10 Tips for Helping a Senior Loved One Eat Healthy Meals at Home
While we commonly think of growing children when we talk about how important nutrition is, eating a vitamin-rich diet is important at every age. That’s especially true for elderly people, who have unique dietary needs, taste preferences, and barriers preventing them from getting the nutrients they need.
At Advanced Nursing + Home Support, our goal is to provide elderly individuals and family members the support they need to live comfortably and healthfully, and nutrition plays a huge role in allowing our clients to thrive. Here, we’ll share healthy eating tips for seniors, ideas for cooking healthy meals for older adults, and advice for what to do when a senior is not eating.
Tips for Making Healthy Meals for Older Adults
As we age, our nutrition needs change. Seniors have slower metabolism rates than younger adults, which means they require fewer calories per day to maintain a healthy weight. Additionally, it’s common for seniors to move around less—and therefore burn fewer calories—than they did when they were younger, particularly if they have restricted mobility.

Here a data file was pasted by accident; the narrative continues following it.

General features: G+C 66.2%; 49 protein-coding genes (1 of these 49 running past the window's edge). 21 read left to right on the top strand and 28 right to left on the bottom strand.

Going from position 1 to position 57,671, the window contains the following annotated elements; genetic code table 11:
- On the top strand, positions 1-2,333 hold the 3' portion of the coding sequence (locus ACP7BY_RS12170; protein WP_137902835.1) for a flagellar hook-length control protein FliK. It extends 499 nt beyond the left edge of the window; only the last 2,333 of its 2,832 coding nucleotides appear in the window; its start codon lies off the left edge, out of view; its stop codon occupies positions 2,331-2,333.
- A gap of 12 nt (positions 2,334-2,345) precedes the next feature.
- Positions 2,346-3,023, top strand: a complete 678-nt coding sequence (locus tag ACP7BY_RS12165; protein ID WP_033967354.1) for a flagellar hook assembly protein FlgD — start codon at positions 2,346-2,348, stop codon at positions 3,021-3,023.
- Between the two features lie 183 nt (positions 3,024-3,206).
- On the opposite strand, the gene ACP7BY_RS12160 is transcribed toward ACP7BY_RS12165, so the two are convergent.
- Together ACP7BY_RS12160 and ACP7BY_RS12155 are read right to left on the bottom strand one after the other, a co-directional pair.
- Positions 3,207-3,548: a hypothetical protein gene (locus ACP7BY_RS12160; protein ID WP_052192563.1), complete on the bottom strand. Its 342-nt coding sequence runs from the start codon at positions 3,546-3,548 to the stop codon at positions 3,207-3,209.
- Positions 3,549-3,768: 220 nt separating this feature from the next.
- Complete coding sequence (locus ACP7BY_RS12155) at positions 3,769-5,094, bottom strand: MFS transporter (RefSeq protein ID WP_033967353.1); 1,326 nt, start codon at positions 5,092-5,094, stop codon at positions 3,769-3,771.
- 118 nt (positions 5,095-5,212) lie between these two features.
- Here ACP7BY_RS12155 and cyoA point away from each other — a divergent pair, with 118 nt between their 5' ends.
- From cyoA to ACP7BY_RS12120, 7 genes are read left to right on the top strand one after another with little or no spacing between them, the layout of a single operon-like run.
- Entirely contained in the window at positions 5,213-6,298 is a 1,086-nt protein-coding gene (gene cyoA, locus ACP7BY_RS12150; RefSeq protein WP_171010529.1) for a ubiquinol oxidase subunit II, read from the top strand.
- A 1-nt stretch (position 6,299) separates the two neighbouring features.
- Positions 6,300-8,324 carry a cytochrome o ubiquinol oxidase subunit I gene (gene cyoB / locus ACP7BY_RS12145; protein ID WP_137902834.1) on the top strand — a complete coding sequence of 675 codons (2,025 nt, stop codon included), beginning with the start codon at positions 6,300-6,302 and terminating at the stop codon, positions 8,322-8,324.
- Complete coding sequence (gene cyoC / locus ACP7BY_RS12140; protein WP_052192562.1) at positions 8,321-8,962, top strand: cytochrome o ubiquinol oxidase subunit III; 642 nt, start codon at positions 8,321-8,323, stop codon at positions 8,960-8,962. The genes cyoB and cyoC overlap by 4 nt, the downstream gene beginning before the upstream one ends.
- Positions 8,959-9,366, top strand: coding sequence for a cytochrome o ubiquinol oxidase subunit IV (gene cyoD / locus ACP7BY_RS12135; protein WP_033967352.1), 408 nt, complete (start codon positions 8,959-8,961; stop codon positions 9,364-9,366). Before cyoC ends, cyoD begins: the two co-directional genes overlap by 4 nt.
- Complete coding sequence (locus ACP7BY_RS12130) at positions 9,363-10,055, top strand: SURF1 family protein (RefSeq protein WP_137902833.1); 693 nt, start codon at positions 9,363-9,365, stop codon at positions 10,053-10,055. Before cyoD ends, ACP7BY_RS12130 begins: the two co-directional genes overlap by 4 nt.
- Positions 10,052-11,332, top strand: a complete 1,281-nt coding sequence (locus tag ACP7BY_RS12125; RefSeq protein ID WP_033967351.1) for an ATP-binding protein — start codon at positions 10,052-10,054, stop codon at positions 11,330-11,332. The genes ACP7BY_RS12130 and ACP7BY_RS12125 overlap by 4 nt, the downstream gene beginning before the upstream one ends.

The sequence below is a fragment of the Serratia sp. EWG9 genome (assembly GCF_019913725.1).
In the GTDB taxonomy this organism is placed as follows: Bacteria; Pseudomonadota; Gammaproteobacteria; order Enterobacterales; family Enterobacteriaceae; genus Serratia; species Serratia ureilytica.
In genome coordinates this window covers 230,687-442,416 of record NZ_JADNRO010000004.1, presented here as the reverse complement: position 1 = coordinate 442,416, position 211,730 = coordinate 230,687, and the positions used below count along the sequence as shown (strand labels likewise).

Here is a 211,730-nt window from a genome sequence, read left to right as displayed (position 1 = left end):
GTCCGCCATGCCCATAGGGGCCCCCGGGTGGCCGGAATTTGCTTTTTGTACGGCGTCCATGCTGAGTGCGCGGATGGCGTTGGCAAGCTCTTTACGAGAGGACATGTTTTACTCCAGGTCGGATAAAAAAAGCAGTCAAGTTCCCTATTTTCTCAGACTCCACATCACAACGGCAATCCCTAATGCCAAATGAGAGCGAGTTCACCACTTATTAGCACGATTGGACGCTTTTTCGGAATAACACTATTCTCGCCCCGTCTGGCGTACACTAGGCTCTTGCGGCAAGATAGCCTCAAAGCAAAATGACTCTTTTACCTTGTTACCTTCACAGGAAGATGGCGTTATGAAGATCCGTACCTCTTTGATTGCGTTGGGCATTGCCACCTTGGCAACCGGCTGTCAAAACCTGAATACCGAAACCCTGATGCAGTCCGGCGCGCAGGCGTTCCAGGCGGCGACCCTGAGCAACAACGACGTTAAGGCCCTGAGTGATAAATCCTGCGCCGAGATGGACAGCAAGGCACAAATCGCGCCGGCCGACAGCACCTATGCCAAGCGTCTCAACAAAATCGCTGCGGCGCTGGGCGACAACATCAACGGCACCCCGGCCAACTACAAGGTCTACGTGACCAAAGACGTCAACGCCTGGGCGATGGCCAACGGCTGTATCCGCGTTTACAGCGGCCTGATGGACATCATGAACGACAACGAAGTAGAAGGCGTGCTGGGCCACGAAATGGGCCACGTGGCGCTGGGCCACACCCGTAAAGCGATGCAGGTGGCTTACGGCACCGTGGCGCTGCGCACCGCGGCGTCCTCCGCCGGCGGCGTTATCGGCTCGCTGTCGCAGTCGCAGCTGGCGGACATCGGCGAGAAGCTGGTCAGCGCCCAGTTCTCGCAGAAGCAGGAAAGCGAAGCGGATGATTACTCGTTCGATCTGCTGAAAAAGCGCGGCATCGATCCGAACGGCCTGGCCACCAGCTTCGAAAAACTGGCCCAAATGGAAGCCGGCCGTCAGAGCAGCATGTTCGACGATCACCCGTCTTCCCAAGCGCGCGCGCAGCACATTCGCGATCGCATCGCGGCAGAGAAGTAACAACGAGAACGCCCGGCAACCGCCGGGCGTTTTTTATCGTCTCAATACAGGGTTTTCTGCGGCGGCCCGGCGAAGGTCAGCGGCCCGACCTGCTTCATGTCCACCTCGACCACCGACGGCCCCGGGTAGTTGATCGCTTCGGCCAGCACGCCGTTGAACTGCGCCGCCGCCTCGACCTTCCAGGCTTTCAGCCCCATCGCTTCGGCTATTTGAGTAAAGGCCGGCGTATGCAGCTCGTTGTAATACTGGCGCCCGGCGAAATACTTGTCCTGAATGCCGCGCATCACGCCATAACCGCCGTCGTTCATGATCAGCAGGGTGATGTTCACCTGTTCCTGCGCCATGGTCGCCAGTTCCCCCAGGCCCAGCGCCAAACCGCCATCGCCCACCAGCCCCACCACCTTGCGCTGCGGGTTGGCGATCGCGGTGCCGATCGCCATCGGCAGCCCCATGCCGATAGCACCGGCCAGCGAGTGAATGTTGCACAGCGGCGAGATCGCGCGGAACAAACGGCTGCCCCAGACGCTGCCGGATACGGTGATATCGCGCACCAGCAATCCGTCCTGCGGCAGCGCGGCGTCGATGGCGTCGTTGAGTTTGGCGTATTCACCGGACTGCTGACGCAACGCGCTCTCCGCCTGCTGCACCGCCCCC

But just because elderly people don’t require as much energy as they once did doesn’t mean they can ditch a well-balanced diet. Be sure to follow the American Heart Association’s nutrition guidelines as well as these tips when making healthy meals for older adults:
1. Plan Meals Around Protein: Protein is the portion of a meal that’s most often overlooked by older adults, and a lack of protein can lead to muscle loss and weakness. Help your loved one start all meal planning by choosing proteins first, and then filling in the rest of the meal with fruits, vegetables, and grains. Many older adults shy away from beef and other meats because they can be difficult to chew. In these cases, choosing alternative proteins is crucial—try peanut or other nut butters, tuna, cheese, or Greek yogurt. You can even blend up protein powder and Greek yogurt along with fruit for a satisfying smoothie that packs a hearty punch of protein.
2. Get Creative with Fruits and Vegetables: Fruits and vegetables are fiber-rich and loaded with vitamins and antioxidants, making them vital for seniors. However, hard, crunchy fruits and vegetables may be difficult for someone with dentures or other issues to bite and chew. Smoothies are a great way to sneak in several servings of fruits and even vegetables (spinach and grated zucchini are almost undetectable in smoothies). Consider frozen or canned vegetables over fresh varieties. When cooked, frozen green beans, broccoli, and carrots are softer and easier for a senior to chew.